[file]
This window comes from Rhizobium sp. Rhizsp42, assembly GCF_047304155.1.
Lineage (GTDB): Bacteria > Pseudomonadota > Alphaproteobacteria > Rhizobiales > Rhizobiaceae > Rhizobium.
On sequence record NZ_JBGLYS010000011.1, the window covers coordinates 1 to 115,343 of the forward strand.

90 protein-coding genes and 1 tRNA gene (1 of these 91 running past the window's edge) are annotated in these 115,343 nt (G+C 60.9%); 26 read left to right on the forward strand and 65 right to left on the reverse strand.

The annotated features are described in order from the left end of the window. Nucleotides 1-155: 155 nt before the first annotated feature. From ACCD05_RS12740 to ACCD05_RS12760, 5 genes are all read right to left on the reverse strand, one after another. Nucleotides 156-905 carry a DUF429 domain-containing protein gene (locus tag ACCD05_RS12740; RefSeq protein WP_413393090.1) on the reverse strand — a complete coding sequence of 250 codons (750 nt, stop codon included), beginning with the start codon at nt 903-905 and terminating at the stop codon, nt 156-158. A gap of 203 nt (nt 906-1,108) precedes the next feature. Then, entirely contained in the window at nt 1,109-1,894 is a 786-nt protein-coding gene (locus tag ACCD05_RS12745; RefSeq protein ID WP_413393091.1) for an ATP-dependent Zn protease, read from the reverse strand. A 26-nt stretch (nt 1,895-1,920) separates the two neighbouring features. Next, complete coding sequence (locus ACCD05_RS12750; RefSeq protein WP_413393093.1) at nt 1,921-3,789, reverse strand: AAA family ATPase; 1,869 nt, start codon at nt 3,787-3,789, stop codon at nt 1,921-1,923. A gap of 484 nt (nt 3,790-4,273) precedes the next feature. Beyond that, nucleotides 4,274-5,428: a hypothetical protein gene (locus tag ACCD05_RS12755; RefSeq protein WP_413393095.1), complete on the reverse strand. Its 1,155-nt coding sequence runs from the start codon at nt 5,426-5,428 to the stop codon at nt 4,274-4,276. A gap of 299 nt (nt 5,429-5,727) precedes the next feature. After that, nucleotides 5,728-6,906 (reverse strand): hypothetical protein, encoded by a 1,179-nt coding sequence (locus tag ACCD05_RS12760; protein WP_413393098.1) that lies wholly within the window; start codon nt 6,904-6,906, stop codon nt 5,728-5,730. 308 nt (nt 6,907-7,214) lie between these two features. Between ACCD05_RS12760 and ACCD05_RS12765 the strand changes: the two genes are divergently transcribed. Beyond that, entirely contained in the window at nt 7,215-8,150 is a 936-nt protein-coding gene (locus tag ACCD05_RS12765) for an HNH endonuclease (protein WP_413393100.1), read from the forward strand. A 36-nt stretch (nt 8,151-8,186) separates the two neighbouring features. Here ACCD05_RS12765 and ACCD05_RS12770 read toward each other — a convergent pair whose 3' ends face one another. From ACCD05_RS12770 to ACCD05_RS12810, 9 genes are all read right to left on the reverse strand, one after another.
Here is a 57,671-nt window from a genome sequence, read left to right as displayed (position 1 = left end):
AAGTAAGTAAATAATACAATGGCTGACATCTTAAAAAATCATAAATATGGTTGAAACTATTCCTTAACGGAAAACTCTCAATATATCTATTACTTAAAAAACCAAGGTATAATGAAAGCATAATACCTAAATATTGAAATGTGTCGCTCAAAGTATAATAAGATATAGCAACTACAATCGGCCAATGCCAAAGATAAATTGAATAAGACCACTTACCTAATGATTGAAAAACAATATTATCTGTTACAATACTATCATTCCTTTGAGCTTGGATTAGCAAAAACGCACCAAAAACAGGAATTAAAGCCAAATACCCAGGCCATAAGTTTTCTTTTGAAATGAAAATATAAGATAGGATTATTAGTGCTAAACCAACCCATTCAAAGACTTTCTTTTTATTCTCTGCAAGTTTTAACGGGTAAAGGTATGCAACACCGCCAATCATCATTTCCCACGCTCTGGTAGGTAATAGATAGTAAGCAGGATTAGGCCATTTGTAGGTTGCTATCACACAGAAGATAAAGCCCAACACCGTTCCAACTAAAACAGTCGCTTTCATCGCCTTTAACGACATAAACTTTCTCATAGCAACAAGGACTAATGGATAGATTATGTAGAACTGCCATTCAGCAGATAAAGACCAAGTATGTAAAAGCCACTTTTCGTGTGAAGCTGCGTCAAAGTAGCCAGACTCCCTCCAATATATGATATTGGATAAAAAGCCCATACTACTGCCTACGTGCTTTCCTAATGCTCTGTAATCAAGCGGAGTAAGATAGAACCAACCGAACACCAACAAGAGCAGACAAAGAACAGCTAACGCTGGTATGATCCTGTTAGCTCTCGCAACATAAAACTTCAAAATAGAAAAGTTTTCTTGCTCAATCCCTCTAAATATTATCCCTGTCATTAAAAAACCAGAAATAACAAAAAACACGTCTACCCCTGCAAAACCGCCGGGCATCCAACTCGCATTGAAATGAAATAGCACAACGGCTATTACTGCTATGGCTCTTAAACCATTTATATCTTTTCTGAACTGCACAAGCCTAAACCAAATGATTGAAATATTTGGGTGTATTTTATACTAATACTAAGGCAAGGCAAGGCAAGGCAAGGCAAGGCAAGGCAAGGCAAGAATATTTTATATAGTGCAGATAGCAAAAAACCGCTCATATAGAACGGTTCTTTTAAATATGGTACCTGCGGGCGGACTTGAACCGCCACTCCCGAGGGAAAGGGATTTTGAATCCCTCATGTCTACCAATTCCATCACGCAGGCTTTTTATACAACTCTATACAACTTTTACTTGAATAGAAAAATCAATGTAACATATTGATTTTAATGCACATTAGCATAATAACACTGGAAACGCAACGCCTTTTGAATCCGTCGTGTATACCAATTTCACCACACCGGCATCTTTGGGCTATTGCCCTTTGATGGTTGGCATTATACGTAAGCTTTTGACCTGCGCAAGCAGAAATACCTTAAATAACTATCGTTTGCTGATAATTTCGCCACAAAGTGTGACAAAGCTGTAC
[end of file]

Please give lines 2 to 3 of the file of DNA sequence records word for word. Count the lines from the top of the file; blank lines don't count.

Lineage (GTDB): Bacteria > Pseudomonadota > Alphaproteobacteria > Rhizobiales > Rhizobiaceae > Rhizobium.
On sequence record NZ_JBGLYS010000011.1, the window covers coordinates 1 to 115,343 of the forward strand.